Long term temperature trends are best visualised on decadal timescales. This is because it smooths out short term local effects caused for example by ENSO and other ocean oscillations. My method to achieve this in a consistent way uses an icosahedral grid where each equal area cell is averaged over 10 years (see here). I have now updated my previous results to cover also the 2011-2020 decade. These results are shown below. If you click on each header such as 2011-2020 West-Hemisphere then you access the 3D icosahedral gridded temperature data directly. Simply click and spin the globe (thanks to Nick Stokes!)
|2011-2020 West-Hemisphere||2011-2020 East Hemisphere|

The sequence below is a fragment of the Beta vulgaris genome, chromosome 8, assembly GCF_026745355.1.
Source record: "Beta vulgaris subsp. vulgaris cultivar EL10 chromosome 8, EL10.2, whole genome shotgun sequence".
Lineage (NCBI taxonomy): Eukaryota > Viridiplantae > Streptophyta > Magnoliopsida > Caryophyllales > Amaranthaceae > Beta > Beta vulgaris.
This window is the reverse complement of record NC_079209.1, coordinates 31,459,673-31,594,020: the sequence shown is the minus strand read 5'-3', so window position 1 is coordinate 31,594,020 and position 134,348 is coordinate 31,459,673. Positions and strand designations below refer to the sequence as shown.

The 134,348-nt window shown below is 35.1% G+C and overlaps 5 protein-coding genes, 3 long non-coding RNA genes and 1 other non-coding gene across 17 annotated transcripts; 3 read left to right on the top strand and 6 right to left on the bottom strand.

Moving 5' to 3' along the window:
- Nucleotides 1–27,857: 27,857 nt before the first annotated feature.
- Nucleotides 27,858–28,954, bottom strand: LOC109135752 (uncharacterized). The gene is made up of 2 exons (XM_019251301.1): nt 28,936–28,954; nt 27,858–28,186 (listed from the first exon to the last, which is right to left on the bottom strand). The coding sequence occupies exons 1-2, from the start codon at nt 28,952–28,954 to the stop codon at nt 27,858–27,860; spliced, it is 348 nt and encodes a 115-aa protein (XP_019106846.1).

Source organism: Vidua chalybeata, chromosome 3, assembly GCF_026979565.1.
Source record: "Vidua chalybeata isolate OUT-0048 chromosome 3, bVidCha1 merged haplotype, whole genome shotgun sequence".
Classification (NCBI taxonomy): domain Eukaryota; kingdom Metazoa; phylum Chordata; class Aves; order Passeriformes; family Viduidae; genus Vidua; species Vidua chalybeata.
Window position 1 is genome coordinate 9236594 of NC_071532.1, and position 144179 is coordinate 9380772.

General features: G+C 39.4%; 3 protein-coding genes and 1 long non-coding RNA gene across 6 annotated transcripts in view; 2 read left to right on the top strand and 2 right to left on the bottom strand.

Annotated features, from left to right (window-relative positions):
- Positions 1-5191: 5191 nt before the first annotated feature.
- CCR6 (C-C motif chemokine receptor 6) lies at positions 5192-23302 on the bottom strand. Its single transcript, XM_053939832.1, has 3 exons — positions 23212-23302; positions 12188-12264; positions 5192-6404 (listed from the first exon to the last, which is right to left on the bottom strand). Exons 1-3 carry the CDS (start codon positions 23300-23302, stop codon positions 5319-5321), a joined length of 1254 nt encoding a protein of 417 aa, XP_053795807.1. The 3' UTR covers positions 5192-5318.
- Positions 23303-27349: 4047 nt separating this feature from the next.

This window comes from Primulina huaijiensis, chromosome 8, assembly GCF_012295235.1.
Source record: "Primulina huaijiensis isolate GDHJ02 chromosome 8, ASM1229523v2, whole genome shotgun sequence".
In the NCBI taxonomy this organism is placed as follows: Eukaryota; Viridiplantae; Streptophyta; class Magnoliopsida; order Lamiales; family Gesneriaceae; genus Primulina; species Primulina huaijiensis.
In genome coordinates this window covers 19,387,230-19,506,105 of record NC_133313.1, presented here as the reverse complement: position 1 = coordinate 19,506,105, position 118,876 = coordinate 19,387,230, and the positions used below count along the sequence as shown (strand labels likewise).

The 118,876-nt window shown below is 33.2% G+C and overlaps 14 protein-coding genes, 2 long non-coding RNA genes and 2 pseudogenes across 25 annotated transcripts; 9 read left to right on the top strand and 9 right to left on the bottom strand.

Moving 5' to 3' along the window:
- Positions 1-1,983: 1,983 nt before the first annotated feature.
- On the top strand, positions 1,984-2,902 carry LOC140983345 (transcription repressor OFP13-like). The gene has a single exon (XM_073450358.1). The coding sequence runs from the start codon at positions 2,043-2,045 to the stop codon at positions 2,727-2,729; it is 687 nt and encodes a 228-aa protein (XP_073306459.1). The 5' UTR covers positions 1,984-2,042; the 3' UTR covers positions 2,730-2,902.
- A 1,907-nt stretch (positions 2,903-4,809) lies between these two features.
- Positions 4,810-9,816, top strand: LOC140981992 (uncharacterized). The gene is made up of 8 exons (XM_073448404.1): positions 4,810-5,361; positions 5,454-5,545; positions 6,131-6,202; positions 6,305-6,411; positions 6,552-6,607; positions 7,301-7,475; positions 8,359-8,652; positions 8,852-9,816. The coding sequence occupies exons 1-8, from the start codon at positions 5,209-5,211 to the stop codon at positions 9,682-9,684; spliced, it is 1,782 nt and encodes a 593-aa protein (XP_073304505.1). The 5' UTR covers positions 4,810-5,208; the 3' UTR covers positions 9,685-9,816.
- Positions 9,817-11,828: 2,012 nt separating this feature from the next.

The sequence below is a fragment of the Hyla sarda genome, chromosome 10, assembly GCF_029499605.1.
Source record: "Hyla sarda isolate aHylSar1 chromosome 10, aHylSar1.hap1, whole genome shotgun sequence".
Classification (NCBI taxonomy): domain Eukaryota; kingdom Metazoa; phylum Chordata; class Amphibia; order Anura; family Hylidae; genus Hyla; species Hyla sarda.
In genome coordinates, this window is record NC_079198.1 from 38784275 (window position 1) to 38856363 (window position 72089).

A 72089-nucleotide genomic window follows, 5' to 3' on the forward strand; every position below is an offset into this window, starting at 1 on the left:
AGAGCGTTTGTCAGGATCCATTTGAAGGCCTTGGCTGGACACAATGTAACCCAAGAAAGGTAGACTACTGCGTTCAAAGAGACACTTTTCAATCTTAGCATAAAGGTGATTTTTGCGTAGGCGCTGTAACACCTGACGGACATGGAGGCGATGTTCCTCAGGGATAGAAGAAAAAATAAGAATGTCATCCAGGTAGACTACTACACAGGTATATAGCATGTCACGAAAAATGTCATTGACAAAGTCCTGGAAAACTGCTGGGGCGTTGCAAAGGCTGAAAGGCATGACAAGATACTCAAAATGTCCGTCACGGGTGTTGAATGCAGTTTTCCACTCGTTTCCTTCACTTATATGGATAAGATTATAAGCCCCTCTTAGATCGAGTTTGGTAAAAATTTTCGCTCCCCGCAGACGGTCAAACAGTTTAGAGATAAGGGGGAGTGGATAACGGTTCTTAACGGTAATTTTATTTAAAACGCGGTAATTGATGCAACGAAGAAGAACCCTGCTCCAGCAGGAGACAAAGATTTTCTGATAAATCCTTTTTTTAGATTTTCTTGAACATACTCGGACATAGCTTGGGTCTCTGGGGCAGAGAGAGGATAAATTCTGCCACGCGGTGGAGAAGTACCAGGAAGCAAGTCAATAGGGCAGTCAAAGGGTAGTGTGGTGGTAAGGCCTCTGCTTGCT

|2011-2020 N-Pole||2011-2020 S-Pole|
The colour scale shows temperature differences relative to a baseline of 1961-1990
The warming trend since 1970 appears to be linear as shown below.
Overall the world has warmed by about 0.8C starting around 1965. However, CO2 levels have if anything been rising faster than the temperature response.
The temperature response appears to be linear to an exponential increase in CO2 levels. Therefore there is no evidence of any positive climate feedback to CO2. Instead it is far more likely to be a negative feedback.
We need to eventually stop burning fossil fuels and find realistic alternatives, but there is no imminent “climate emergency” or “climate breakdown”.